Marco Werman: If the goats are so smart, they'll be taking selfies next. Seriously though, our final story today is about one particular selfie that involves an animal. It's called a "sealfie" and is part of a campaign on twitter where people take photos of themselves wearing seal skin. Sounds like something that would upset animal rights activists and it does. But it's actually intended to support the way of life native Inuits in Canada. Supporters say that way of life is under attack from groups like the Humane Society and PITA. Tanya Tagaq is a well known Inuit musician and it was when she posted a picture of her baby next to a dead seal near her hometown of Cambridge Bay, Nunavut, that the campaign suddenly caught a lot of people's attention.
Tanya Tagaq is on tour right now and joins us from London. I have to say Tanya, the picture of your baby, all cute and swaddled up in Winter clothes laid out next to this dead seal, it's kind of shocking. I didn't know what to make of it, so explain why you did it.
Tanya Tagaq: Not for shock value at all. For us, the way we've grown up up there, we're used to our meat actually coming from somewhere, it's not just from a package in the grocery store and it just doesn't appear in front of you like in a restaurant. So for us it wasn't shocking at all, it actually was received in the Inuit community as really cute, so I was very surprised to have this negative backlash because I find it really contradictory that there's huge slaughterhouses everywhere and all of a sudden everyone is up in arms just because you can see the animal and what it was like before it was processed.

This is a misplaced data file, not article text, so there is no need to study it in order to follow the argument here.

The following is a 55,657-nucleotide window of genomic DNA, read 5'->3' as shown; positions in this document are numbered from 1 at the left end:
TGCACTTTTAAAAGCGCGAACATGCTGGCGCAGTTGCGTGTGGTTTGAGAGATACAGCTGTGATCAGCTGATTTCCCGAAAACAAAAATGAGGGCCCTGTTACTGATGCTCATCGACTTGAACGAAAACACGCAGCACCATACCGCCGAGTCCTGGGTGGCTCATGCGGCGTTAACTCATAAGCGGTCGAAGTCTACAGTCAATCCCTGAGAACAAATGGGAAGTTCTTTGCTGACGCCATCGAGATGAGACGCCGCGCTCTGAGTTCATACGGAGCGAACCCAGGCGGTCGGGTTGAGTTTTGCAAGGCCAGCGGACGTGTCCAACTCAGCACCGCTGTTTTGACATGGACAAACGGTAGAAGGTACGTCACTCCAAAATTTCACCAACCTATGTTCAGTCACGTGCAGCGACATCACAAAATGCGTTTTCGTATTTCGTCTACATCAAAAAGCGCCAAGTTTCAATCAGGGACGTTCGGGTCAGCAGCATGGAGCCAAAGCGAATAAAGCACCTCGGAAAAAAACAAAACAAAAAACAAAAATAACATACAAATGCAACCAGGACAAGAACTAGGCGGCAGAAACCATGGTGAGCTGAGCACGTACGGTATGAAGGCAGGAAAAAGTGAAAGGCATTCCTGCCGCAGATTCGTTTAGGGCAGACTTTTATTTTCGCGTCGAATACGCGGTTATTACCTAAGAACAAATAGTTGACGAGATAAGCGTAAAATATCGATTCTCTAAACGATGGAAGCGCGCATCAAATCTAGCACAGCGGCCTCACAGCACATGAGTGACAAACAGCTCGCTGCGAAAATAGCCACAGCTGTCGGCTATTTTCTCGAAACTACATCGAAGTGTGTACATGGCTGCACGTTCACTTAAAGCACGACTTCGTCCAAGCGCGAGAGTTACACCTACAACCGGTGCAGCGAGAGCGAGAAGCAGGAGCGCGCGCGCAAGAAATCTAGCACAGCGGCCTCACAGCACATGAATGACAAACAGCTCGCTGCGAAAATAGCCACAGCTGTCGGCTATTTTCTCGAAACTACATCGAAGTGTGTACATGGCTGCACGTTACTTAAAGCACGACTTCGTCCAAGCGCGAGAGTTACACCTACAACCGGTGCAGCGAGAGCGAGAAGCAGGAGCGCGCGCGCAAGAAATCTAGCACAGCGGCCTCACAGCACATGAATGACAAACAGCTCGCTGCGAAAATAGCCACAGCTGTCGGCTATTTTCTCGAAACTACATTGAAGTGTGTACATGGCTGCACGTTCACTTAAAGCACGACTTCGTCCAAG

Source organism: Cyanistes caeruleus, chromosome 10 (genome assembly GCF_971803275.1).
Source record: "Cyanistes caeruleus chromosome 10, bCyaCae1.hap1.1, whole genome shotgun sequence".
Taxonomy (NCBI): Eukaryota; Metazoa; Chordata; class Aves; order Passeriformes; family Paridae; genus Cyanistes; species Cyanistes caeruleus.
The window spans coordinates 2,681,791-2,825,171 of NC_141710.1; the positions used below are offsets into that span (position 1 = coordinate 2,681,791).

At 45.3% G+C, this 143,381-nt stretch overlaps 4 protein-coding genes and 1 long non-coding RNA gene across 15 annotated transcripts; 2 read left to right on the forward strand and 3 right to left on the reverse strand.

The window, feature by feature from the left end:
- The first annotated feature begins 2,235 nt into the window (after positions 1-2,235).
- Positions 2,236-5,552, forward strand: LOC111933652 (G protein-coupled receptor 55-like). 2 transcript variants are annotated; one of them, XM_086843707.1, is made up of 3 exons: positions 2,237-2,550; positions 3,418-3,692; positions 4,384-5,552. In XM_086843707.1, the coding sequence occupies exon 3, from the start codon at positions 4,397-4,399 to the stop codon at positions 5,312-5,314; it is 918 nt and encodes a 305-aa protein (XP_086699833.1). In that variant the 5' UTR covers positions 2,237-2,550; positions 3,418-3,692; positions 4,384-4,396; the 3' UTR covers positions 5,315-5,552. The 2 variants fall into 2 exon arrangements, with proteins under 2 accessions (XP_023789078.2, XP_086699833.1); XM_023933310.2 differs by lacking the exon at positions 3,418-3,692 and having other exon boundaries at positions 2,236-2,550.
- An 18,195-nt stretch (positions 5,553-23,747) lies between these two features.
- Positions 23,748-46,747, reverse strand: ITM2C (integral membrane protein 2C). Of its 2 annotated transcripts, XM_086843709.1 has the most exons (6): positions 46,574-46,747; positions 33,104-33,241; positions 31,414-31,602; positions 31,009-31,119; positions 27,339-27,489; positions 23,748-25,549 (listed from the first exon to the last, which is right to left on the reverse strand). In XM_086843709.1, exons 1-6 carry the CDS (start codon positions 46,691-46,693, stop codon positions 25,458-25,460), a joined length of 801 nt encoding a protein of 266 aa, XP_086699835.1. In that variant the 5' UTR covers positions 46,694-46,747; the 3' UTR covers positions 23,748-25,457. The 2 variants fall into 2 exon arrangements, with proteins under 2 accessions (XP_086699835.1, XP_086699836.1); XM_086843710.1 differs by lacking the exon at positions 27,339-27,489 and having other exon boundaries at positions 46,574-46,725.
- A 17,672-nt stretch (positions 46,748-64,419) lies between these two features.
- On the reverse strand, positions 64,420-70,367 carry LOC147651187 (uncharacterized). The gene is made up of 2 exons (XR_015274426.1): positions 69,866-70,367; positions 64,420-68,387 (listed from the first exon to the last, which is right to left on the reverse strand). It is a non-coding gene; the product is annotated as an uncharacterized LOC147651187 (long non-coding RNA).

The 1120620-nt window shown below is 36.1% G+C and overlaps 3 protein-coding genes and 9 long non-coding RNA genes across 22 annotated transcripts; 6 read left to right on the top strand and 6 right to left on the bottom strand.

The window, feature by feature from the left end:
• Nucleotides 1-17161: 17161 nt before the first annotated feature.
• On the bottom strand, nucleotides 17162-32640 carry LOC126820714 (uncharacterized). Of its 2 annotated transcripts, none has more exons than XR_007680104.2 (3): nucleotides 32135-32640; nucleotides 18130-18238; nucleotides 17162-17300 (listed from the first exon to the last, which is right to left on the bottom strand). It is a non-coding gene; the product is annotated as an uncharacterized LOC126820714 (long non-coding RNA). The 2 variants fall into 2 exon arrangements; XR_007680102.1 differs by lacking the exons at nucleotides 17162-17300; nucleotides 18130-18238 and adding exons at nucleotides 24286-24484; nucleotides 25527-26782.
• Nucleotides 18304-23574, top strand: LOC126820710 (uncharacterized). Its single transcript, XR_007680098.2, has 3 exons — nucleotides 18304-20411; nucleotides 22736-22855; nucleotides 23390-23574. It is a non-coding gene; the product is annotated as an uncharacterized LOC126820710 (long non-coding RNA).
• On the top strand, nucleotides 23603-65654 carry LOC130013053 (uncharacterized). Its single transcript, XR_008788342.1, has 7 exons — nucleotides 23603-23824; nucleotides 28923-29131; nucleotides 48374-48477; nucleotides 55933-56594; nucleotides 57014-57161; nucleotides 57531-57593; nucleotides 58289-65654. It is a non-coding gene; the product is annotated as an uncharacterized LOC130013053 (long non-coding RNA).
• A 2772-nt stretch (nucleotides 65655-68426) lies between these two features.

Werman: For this position that you've taken, it's more underscoring a way of life than a position, you've received death threats?
Tagaq: Yes. I've had people photoshop images of my baby being killed and skinned. I've had people tell me I don't deserve to breath. There's always just some crazy out there so I try not to focus too much on those crazy people and try to focus on people that want to have a positive dialogue surrounding this issue.
Werman: For people, Tanya, who have a kneejerk reaction to "killing seals," how do you start to raise awareness about the crucial differences between subsistence sealing and commercial sealing?
Tagaq: First of all, we wouldn't be here without seals. We'd be dead, we'd die without the animals up there. We're living not off the land, we're living on the land, we're part of it and it's part of the ecosystem. It's, in effect, like telling a wolf or a bear not to eat.
Werman: Do you support commercial sealing?
Tagaq: I support killing animals if you're going to eat them. I do not support anybody killing anything for sport or just for the furs. I don't think that's right.
Werman: A lot of Americans think seal hunting and they immediately think seals getting clubbed. How do Inuits kill the seals?
Tagaq: What a lot of people don't understand, I've also just gotten criticism from someone, saying I was bludgeoning a fish. It's funny, take a fish out of the water, what do you want me to do with it? Strangle it or let it flop to death? No, you hit it on the head to kill it. Right now we use rifles, which are way easier and it's a quick death.
Werman: Just to be clear, this is a legal practice in Canada, correct?
Tagaq: Yes, for us.
Werman: For Aboriginal people in Canada, it is legal?
Tagaq: It's totally legal, yes, and it better stay that way because that's our food.
Werman: Inuit vocalist Tanya Tagaq talking about her support for the sealfie campaign on Twitter. Thanks very much.
Tagaq: You're welcome.
Werman: The truly incredible and unique voice of Tanya Tagaq there. If you want to see that sealfie of Tagaq's child lying next to a dead seal, we have it at PRI.org. Mind you, it's not for everyone. The World's theme music was composed by Eric Goldberg. From our studios at WGBH in Boston, I'm Marco Werman. Have a great weekend.